Catch Incredible Views Of The Wildlife At This Beautiful California State Beach

California is definitely one of the biggest states for tourism. While many of the state's tourist hotspots are focused around pop culture like Disneyland, Universal Studios Hollywood, and filming locations galore, California has nine national parks that vary from deserts to massive forests. However, California also has 280 state parks and state beaches. As with many national and state parks around the world, wildlife is a significant draw. Natural Bridges State Beach, just south of the San Francisco Bay Area, is no exception.

Natural Bridges State Beach not only has natural bridges like Miles' Hole, but is also teeming with animals on the shore and in the ocean. Whales migrate past this beach, and you may even spot sea otters and seals. Keep your eye out for tide pools too because when the tide is low, these small pockets of water on the shore are filled with starfish, anemones, and crabs. Additionally, less than 10 minutes east along the coast are the West Cliff Drive Tide Pools. This is another perfect place to view tide pools and all that live in them.

See hundreds of Monarch butterflies at the Natural Bridges Monarch Trail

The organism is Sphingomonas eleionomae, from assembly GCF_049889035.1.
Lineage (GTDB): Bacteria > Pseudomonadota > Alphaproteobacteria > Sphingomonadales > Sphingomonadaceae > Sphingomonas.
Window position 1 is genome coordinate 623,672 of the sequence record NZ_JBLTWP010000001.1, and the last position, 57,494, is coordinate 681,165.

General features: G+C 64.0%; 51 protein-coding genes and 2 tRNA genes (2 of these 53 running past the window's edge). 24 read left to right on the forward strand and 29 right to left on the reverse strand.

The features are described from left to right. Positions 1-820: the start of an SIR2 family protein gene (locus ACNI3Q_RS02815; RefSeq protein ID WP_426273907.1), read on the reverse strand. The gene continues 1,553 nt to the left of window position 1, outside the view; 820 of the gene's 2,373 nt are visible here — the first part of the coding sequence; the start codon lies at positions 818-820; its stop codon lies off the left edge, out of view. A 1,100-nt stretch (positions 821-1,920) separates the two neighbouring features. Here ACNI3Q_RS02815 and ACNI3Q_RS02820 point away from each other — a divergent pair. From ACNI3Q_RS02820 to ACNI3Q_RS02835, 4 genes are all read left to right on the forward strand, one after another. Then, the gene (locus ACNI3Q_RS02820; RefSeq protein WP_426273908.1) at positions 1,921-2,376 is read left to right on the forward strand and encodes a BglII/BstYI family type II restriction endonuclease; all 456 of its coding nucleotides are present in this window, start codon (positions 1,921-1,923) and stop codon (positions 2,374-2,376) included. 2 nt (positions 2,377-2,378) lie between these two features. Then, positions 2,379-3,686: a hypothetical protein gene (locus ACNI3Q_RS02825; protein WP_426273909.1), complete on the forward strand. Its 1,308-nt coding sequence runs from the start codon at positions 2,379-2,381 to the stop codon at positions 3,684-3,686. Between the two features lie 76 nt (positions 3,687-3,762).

Natural Bridges State Beach borders the Natural Bridges Monarch Trail. Monarch butterflies wait out the cooler winter months here each year. To see the most monarchs, visit around the end of October or at any time in November. A boardwalk runs through the preserve allowing visitors to see the butterflies in the eucalyptus trees along the path. Further inland you will find wildflowers and freshwater wetlands that run from the Moore Creek Preserve. This large preserve also has hiking trails and views of the ocean.

Getting to Natural Bridges State Beach is simple because it is located within the greater Santa Cruz area and is only one mile off of California's famous Highway 1. This highway is perfect for road trips as it runs along almost the entire coast of the state, but the area around the beach still feels untouched due to the rocky outcroppings and Monarch Trail.